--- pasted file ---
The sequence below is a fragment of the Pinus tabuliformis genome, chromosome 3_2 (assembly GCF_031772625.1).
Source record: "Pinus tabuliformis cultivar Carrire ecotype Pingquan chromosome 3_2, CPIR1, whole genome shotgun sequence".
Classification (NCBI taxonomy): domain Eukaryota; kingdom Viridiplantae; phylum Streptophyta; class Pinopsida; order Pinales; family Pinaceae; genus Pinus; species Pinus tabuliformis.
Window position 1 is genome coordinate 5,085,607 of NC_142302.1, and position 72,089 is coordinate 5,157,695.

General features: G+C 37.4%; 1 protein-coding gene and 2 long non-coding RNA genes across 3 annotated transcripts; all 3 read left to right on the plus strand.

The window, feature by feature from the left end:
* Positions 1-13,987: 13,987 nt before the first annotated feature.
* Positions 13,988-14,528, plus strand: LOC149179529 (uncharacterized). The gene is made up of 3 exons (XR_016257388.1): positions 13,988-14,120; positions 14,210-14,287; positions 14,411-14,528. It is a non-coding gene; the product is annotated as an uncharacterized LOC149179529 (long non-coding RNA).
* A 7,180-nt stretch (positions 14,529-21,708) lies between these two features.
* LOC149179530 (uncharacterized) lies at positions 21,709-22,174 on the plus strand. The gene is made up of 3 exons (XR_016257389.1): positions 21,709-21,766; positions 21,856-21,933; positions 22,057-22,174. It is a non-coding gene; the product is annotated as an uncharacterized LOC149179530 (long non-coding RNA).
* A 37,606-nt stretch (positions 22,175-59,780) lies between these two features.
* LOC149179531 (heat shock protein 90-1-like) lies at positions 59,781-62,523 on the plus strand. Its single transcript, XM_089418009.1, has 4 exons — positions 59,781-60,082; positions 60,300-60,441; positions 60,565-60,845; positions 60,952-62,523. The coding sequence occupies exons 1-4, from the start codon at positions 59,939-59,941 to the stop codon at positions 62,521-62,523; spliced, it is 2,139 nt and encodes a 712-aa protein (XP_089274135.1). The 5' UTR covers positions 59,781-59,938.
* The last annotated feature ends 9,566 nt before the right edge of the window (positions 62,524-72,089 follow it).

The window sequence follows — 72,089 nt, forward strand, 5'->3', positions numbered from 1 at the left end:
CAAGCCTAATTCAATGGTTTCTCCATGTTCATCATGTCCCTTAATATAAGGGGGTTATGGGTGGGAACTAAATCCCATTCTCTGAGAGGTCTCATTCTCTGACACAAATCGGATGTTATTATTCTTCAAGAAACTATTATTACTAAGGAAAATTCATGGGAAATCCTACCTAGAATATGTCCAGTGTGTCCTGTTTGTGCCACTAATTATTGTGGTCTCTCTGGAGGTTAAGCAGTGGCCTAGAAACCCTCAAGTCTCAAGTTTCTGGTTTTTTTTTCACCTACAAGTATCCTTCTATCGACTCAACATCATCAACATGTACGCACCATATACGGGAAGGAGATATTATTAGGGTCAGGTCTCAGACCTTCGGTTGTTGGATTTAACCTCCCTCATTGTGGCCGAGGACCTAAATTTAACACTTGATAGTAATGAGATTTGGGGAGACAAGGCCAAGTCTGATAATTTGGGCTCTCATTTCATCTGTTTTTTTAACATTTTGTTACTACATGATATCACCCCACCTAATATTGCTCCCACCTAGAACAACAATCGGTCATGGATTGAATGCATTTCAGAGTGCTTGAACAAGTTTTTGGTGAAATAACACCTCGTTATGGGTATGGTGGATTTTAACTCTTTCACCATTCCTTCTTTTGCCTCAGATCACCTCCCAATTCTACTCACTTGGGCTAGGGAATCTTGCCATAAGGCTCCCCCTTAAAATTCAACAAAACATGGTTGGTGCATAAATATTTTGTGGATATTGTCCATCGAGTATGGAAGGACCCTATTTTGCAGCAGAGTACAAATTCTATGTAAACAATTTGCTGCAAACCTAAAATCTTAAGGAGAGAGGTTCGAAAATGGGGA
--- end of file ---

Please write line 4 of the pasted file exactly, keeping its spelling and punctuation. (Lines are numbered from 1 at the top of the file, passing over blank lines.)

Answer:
Window position 1 is genome coordinate 5,085,607 of NC_142302.1, and position 72,089 is coordinate 5,157,695.